Tag Archives: Super Delegates

Biden Showing Up Strong in North Carolina – But Is It Enough?

Former vice president and 2020 Democratic presidential candidate, Joe Biden

By Jim Ellis

Oct. 11, 2019 — Raleigh-based Public Policy Polling just released their latest North Carolina survey (Oct. 4-6; 963 likely North Carolina voters, 410 likely North Carolina Democratic primary voters) Wednesday, which projects a two-person race developing in the Tar Heel State as former Vice President Joe Biden leads Sen. Elizabeth Warren (D-MA), 39-22 percent. South Bend Mayor Pete Buttigieg receives nine percent support, while Sen. Bernie Sanders (I-VT) earns only a disappointing six percent. All other candidates fail to break the three percent level.

North Carolina is one of the Super Tuesday states, a state whose electorates will cast ballots on March 3, the largest voting day of the nominating season. On March 3, a total of 14 states and one territory will host primaries or caucuses, seven of which come from the south. It is here where former Biden would have to make his stand, since his southern numbers are the best of any candidate by a wide margin.

The question being posed is whether a sluggish Biden start in the first three voting states, Iowa, New Hampshire, and Nevada, where he could conceivably fail to place first in any, would derail his momentum to the point of lessening his southern advantage.

Making rudimentary delegate calculations from the 19 entities that would vote on or before Super Tuesday, we find that current polling would place the former vice president in the lead on the evening of March 3, but that his delegate edge would certainly not be dominating.

To re-cap, based upon the latest polling from Iowa, New Hampshire, and Nevada, the delegate estimate prior to South Carolina would find the former VP and Sen. Warren tied with 37 delegates apiece, while Sen. Sanders would have 27, meaning a virtual three-way tie despite Biden not winning any of the states outright. If he can stay in the hunt — with neither of his key opponents establishing themselves as a clear leader — the tide turns Biden’s way.

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Delegate Projections

Super Delegates at the Democratic National Convention: Just how big an impact could they have?

By Jim Ellis

Sept. 23, 2019 — Recent polling data has been released in 11 Democratic presidential primary states that allows us to make rudimentary delegate vote calculation projections as to where the top candidates stand in the nomination process.

The data-producing 11 states include all of the early voting entities: Iowa, New Hampshire, Nevada, and South Carolina, along with big states such as California, Texas, and Florida. Also included is Massachusetts, another Super Tuesday state that is of course Sen. Elizabeth Warren’s home, along with Arizona and the later voting states of Wisconsin and New Jersey.

The polling data allows us to look at the particular state and then assign the candidates specific delegate votes based upon their standing. Obviously, the projections are mere estimates because they are based upon polls and not actual votes, and we extrapolate the statewide totals for each congressional district, which is also not reality. Actual delegate votes are awarded on an at-large and district basis.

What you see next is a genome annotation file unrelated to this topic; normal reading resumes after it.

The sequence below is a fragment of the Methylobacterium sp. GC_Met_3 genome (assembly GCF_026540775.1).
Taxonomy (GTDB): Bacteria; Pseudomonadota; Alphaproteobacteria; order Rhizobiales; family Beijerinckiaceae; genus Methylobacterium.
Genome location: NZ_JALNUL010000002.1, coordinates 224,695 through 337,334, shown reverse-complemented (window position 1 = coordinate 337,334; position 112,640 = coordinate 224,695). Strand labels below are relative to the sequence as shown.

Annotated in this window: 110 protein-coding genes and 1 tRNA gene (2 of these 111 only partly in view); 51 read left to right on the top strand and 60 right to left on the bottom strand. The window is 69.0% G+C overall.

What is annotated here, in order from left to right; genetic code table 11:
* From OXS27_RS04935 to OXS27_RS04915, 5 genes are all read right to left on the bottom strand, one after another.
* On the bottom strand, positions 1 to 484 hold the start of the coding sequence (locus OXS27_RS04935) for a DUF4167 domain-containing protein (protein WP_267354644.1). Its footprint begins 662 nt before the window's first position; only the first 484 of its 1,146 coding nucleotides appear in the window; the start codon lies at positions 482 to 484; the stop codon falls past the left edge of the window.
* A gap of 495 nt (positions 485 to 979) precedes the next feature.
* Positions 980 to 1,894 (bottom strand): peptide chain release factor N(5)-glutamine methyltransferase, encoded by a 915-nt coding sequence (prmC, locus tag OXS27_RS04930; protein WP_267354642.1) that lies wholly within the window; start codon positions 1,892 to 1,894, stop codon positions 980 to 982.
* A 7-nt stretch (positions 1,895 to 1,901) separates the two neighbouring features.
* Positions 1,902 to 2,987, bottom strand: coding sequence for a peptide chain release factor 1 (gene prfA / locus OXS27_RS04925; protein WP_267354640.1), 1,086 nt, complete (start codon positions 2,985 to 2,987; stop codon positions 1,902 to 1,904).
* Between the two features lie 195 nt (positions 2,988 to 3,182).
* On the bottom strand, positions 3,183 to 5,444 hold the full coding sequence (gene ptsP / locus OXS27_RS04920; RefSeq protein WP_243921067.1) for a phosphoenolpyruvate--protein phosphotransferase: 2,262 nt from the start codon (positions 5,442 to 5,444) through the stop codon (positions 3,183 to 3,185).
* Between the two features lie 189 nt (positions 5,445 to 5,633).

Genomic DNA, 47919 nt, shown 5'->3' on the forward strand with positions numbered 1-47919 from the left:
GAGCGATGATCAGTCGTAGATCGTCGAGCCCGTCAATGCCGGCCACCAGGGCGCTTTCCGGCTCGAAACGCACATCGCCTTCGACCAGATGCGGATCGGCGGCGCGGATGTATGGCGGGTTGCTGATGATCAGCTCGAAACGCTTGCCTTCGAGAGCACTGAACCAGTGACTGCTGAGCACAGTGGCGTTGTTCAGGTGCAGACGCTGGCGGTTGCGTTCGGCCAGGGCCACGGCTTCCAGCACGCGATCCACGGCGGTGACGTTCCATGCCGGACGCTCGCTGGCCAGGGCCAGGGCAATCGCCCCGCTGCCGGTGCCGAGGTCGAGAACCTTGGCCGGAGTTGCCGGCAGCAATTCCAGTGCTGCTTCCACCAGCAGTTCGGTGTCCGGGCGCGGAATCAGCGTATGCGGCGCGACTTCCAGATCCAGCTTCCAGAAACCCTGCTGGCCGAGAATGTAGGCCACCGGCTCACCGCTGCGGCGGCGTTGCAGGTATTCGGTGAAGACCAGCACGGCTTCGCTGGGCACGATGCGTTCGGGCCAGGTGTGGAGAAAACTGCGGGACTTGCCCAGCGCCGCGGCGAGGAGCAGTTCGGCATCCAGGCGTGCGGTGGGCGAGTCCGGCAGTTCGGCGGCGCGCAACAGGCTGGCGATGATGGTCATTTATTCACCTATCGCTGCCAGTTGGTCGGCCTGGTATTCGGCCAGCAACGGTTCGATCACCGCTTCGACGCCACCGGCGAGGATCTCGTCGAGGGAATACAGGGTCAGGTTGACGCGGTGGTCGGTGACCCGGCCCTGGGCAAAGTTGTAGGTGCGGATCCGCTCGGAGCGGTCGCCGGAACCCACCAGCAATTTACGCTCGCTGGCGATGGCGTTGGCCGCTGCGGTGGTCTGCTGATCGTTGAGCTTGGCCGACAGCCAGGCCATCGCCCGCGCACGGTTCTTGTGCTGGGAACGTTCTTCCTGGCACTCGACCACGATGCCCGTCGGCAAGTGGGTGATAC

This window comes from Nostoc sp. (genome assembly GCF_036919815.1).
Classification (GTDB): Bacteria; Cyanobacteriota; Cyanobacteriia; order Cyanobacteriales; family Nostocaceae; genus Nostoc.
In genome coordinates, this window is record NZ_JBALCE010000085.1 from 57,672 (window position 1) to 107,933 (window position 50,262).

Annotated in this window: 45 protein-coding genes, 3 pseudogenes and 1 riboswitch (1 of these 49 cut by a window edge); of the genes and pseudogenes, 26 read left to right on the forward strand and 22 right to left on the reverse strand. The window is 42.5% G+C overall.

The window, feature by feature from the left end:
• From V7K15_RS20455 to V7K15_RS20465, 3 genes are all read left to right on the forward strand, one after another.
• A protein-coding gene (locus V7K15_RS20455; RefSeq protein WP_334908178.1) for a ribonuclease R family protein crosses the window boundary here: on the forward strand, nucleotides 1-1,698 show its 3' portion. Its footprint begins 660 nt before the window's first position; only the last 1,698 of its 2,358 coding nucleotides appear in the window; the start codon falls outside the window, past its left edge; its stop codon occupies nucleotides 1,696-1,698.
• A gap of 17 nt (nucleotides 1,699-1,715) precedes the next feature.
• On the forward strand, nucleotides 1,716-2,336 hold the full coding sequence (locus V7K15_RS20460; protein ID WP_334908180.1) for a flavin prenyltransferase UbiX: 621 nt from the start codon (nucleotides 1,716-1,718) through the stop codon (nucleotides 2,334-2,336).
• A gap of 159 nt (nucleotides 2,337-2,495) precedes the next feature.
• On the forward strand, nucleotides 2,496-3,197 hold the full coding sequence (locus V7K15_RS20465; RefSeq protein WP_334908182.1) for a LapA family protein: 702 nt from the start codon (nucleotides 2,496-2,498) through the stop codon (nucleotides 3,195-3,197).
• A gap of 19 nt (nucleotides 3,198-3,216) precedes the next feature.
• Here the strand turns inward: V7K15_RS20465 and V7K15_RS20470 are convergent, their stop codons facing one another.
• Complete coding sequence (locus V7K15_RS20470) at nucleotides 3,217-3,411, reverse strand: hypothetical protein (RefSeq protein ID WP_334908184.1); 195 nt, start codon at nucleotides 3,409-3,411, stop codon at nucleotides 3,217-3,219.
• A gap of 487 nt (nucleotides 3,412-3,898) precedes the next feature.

But, as basic as they are, these calculations still yield an idea as to where the candidates would land if the actual voting is truly within range of the available polling results.

To qualify for delegates either through state at-large or district delegates, a candidate must exceed a 15 percent popular vote threshold. In the 11 polls, only three candidates would qualify for delegate votes in any of the tested states: former Vice President Joe Biden, Sen. Warren, and Vermont Sen. Bernie Sanders.

Based upon their polling standing in each state and calculating the delegate formula thereupon reveals that each of the three obtains a substantial share. The 11 states’ aggregate delegate total of 1,360 represents 36.1 percent of the entire first ballot total. To be nominated, a candidate is required to earn 1,885 first ballot delegate votes.

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Probing the Second Choice

By Jim Ellis

Former vice president and ex-Delaware senator Joe Biden

Sept. 18, 2019 — The Morning Consult organization released their post-debate survey and it shows former Vice President Joe Biden stabilizing his lead over the Democratic presidential field. Arguably the contender who needed to register the best performance in the September debate, Sen. Kamala Harris (D-CA), because she had lost considerable support since her August performance before a national televised audience, fell well short of her intended goal.

According to the MC data (Sept. 13-15; 7,487 Democratic likely primary voters with an over-sample from the first four voting states, Iowa, New Hampshire, Nevada and South Carolina), Biden remains well ahead of his two closest competitors. The results find the former vice president securing 32 percent support, holding constant from the August post-debate poll. Sen. Bernie Sanders (I-VT) also remains in a stagnant position posting 20 percent both in the new September survey and from August. Sen. Elizabeth Warren (D-MA), however, increased from 15 to 18 percent after the two Democratic presidential forums.